Outlook Web Application – ExternalTest-OwaConnectivity –TestType:External
Outlook Web Application – InternalTest-OwaConnectivity –TestType:Internal
IMAP4Test-ImapConnectivity
Outlook Web ServicesTest-OutlookWebServices
ActiveSyncTest-ActiveSyncConnectivity
EdgeSyncTest-EdgeSynchronization


4. Reporting

The Exchange MP now includes mail flow statistics based on the message tracking logs. Figure 1 shows a sample report for mail flow statistics.

Figure 1. Sample SCOM mail flow report

System Center Operations Manager 2007 R2_1

Service-oriented reporting is for measuring applications or features, not just the host. It is interesting to note how SCOM calculates availability information. Figure 2 shows a sample availability report.

Figure 2. Sample SCOM availability report

System Center Operations Manager 2007 R2_2

 

Table2 shows how System Center calculates availability information.

Table 2. SCOM Availability Information
MEASURMENTDESCRIPTION
Mailbox Database – Daily AvailabilityA database is available when one of its copies is mounted. The daily availability is the percent of the day that the database is available.
Outlook Web App – Daily AvailabilityBoth server- and site-level OWA states are reported. The service class is considered available when at least one OWA server is available.
Outlook – Daily AvailabilityBoth server- and site-level Outlook states are reported. The service class is considered available when at least one Outlook server is available.
Site Mailbox Database – Daily AvailabilityA site’s mailbox database availability is an average of mailbox database availabilities.
Site – Daily AvailabilityA site’s availability is its mailbox database availability minus the average of its OWA service class and Outlook service class unavailability.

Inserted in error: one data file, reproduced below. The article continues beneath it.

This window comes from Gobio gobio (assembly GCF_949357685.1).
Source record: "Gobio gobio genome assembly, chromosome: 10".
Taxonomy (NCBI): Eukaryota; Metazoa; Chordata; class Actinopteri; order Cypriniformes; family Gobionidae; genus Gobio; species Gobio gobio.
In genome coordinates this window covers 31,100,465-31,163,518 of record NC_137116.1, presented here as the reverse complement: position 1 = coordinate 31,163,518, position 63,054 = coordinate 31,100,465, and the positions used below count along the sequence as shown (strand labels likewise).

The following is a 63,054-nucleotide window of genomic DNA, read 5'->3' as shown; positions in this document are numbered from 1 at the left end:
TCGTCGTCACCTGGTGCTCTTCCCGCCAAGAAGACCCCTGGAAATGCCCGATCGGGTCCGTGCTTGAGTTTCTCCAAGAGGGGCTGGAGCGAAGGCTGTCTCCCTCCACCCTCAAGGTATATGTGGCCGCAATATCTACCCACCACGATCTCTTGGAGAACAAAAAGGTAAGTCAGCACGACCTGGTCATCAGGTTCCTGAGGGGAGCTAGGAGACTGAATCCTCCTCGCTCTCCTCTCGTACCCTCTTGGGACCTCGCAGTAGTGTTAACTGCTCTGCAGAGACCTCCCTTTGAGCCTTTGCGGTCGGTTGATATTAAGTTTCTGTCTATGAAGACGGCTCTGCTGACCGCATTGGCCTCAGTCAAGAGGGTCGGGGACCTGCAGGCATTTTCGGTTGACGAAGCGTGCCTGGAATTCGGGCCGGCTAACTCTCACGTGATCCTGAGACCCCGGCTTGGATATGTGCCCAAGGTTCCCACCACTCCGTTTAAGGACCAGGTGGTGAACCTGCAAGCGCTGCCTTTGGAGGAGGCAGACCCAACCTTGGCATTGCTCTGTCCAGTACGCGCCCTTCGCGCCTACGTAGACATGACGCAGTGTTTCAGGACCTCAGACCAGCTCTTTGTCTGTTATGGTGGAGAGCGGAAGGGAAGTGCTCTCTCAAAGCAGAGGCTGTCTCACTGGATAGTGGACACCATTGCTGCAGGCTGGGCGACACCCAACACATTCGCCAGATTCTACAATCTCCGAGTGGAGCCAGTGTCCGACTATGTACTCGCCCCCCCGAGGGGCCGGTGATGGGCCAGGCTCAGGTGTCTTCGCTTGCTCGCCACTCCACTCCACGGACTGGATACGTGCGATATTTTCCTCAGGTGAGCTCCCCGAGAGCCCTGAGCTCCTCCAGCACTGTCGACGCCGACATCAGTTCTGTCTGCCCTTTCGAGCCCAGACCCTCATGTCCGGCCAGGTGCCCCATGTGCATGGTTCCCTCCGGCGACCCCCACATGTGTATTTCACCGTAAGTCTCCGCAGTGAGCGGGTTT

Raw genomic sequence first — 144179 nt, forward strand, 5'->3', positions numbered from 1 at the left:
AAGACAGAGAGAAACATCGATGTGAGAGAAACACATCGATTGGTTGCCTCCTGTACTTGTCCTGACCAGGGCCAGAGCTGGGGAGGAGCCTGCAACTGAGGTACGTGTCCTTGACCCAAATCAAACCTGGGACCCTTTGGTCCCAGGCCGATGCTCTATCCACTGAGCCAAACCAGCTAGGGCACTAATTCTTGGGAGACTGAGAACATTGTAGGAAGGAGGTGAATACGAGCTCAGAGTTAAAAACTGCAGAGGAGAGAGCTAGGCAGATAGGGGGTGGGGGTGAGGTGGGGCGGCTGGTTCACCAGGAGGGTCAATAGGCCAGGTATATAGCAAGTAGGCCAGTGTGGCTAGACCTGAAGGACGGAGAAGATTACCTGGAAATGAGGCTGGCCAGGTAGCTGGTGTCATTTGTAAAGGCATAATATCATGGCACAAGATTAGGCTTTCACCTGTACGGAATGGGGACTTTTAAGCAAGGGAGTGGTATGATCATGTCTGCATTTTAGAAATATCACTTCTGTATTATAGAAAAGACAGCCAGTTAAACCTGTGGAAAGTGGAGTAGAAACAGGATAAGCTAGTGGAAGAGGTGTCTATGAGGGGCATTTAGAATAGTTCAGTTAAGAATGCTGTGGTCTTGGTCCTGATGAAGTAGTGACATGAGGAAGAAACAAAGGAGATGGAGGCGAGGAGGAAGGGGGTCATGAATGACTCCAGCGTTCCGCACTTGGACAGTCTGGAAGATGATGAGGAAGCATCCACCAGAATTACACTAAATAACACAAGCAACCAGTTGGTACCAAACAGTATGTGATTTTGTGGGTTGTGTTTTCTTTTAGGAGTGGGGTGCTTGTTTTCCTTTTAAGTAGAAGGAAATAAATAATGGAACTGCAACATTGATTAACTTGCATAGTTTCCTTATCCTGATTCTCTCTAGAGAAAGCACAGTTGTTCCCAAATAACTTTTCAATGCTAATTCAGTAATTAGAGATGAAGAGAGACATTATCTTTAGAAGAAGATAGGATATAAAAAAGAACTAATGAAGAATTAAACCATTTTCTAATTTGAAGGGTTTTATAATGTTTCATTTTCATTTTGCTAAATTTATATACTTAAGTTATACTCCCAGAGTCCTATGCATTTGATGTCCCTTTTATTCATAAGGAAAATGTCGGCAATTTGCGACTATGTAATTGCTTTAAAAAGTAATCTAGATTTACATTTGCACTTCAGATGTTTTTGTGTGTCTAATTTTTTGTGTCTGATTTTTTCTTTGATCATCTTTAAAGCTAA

Datacenter – Daily AbilityA datacenter’s availability is an average of site availabilities.
Monthly AvailabilityThe sum of the daily availabilities divided by the number of days in the month.
Raw Uptime1 – Downtime
AvailabilityRaw Uptime + Planed Maintenance Planned maintenance is considered uptime in the availability calculation.


Notes From The Field: Exchange and SCOM: Better Together

I had an interesting experience with the Exchange Management Pack in my last customer project. After planning and implementing Exchange Server in their environment, they also wanted a monitoring and reporting solution, so we decided to use System Center Operations Manager for that job.

The installation of the Exchange Management Pack (MP) was very easy, and shortly after we installed the pack it started to bring up alerts on specific items such as large queues and delivery notifications. Because of the fact that the alert also included information on how to solve the issue, it was quite easy to get rid of the alerts.

Every Exchange administrator wants a smooth-running Exchange deployment. We did our best to make sure that our deployment was well-tuned by running ExBPA and other tools. An important lesson I learned from this experience was that SCOM revealed a whole new level of detail about Exchange, and pointed out things that we needed to take care of to achieve a better operating environment. SCOM and the Exchange MP really proved their value to me in this respect.

Monitoring Exchange Server 2010 (part 1) – Performance Monitor